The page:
Hawes wrote two pieces for 1956’s Everybody Likes Hampton Hawes, the straightforward gospel-jazz workout “The Sermon” and the album-closing bebop sprint “Coolin’ the Blues.” In between, the trio explored versions of standards like “Lover Come Back To Me,” “Embraceable You,” and the bouncing “Billy Boy,” a tune fellow pianist Ahmad Jamal had recorded a couple of years earlier. Hawes takes a similar approach, hitting the chords hard, but makes it his own.
On the night of November 12, 1956, Hawes and Mitchell entered the studio with guitarist Jim Hall and drummer Eldridge Freeman and recorded close to 20 tracks which were split between three albums called All Night Session! The guitarist, a subtle accompanist capable of speedy bebop runs, was a perfect front-line partner for Hawes, who sprinted through some tunes while relaxing and letting others run a leisurely course. The first album ended with the 11-minute “Hampton’s Pulpit,” a strutting blues with real bite that may remind some of the creative dynamic that would develop between guitarist Grant Green and pianist Sonny Clark a half-decade later.
Hawes’ original Contemporary run ended in 1958, with the albums Four! and For Real! The former was recorded with guitarist Barney Kessel, Red Mitchell on bass, and Shelly Manne on drums; the version of “There Will Never Be Another You” has a twitchy, bouncing-ball energy, and the lesser-known standard “Love Is Just Around The Corner” is lyrical and emphatically swinging at once. For Real! featured tenor saxophonist Harold Land, bassist Scott LaFaro, and drummer Frank Butler. It was a gutsy hard bop session with some surprisingly adventurous playing; LaFaro, who also worked extensively with Bill Evans and briefly joined Ornette Coleman’s quartet, was an exploratory player who gave even simple bluesy melodies a sense of possibility. The album’s first track, “Hip,” is the only Hawes original, and it has the dancer’s energy typical of his work, but the interaction between LaFaro and Butler is surprisingly advanced for 1958.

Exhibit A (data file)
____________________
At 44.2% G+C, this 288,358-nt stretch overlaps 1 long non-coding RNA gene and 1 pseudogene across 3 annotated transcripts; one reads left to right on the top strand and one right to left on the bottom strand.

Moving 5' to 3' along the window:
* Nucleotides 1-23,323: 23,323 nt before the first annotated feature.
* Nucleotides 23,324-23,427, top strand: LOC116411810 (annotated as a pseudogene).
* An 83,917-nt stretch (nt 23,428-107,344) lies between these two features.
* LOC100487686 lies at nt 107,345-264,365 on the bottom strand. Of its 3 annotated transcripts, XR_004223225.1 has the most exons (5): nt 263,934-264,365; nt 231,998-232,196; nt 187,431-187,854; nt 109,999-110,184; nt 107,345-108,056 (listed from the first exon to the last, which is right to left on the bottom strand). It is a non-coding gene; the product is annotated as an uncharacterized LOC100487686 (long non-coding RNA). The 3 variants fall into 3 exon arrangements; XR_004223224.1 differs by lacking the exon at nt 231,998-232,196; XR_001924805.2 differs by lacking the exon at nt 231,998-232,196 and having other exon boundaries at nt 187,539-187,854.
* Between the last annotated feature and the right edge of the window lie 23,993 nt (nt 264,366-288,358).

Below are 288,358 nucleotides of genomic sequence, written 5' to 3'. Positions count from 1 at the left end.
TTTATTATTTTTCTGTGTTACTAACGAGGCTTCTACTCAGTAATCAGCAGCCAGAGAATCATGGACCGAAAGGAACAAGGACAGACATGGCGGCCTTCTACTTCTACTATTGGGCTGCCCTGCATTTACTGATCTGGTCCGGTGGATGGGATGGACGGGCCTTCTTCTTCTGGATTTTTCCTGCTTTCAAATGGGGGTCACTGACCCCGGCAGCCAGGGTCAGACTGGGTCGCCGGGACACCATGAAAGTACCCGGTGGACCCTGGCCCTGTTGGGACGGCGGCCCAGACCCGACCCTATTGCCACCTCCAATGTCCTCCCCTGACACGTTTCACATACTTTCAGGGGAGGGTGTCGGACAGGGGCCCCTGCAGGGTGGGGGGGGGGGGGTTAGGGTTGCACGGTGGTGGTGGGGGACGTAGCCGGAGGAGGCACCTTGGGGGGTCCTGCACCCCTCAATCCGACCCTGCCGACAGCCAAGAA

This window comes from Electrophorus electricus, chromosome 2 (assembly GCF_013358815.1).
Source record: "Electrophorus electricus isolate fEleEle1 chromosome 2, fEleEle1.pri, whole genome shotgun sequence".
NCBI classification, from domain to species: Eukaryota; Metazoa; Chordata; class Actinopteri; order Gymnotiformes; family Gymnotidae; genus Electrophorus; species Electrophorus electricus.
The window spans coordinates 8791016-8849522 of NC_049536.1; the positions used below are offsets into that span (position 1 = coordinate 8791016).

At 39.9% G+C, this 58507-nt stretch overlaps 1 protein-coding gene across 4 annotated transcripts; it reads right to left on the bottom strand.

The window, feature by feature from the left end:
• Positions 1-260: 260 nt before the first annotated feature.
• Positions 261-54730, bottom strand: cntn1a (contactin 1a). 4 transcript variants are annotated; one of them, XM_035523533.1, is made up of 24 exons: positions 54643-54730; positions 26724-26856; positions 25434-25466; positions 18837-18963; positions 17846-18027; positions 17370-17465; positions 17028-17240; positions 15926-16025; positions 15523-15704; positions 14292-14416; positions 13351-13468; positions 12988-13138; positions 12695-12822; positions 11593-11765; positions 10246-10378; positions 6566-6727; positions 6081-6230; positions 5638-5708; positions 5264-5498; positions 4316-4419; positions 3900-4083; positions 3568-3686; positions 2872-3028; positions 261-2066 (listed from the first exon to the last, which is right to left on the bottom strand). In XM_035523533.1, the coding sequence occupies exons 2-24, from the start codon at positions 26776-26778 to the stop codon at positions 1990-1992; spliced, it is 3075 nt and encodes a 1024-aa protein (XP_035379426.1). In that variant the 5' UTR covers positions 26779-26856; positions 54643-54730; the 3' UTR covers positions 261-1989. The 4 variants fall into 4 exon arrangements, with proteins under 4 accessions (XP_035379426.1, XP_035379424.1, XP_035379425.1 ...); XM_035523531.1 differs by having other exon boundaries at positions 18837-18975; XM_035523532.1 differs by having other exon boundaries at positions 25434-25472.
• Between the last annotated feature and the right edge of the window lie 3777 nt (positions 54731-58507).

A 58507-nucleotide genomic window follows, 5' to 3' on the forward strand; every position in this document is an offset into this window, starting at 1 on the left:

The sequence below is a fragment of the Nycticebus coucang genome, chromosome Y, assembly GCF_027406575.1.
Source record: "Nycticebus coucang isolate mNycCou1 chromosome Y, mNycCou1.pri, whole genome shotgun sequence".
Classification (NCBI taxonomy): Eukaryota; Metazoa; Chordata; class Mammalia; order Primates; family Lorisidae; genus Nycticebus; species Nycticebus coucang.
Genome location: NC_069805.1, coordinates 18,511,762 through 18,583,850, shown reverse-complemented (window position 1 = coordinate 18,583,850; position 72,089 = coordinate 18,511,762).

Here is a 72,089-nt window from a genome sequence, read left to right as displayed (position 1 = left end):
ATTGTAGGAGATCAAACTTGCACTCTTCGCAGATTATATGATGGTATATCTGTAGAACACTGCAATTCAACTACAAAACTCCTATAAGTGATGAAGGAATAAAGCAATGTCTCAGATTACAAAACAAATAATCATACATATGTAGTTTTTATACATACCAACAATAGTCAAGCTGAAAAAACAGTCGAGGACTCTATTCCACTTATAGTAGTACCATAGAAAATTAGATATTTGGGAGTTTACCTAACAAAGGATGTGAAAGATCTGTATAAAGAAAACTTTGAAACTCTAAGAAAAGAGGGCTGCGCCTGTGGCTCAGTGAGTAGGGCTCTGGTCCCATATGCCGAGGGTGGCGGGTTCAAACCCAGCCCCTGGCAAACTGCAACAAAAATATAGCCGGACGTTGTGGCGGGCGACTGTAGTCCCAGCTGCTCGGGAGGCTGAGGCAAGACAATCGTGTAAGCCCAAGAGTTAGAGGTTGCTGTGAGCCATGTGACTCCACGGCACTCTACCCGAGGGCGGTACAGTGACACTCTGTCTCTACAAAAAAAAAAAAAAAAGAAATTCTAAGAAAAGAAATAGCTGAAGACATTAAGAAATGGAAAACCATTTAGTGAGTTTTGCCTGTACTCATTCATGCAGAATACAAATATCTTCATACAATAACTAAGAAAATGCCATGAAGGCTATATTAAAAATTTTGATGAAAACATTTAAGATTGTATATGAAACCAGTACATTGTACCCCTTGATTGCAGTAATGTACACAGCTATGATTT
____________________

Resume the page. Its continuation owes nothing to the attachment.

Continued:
For Real! wasn’t released until 1961, and by that time LaFaro was dead, killed in an automobile accident, and Hawes was in prison for heroin possession. He was sentenced to ten years, scheduled for release in 1969, but was pardoned in 1963 by then-President John F. Kennedy, less than three months before Kennedy’s assassination.
After his release, Hawes struggled to rebuild his career. He remained creative, putting out a string of excellent albums, but it’s arguable that he never fully regained the professional momentum he had before going inside. He even shifted to electric keyboards for a time in the early 70s – “Josie Black,” from 1972’s Universe, is a compelling funk vamp featuring Arthur Adams on guitar, Chuck Rainey on bass, Leon “Ndugu” Chancler on drums, Harold Land on tenor sax, and Oscar Brashear on trumpet, very much in the vein of Herbie Hancock’s Mwandishi band. Hawes got his start as a bebopper, but he wasn’t stuck in the past.
Hampton Hawes’ 1950s albums feature some of the best jazz performances to ever come out of Los Angeles. And Raise Up Off Me is a sometimes harsh but other times riotously funny look at a life in jazz, the army, and prison, on drugs and off – one of the best musicians’ autobiographies ever written. Hawes’ name should be written in bold type in the history of American music.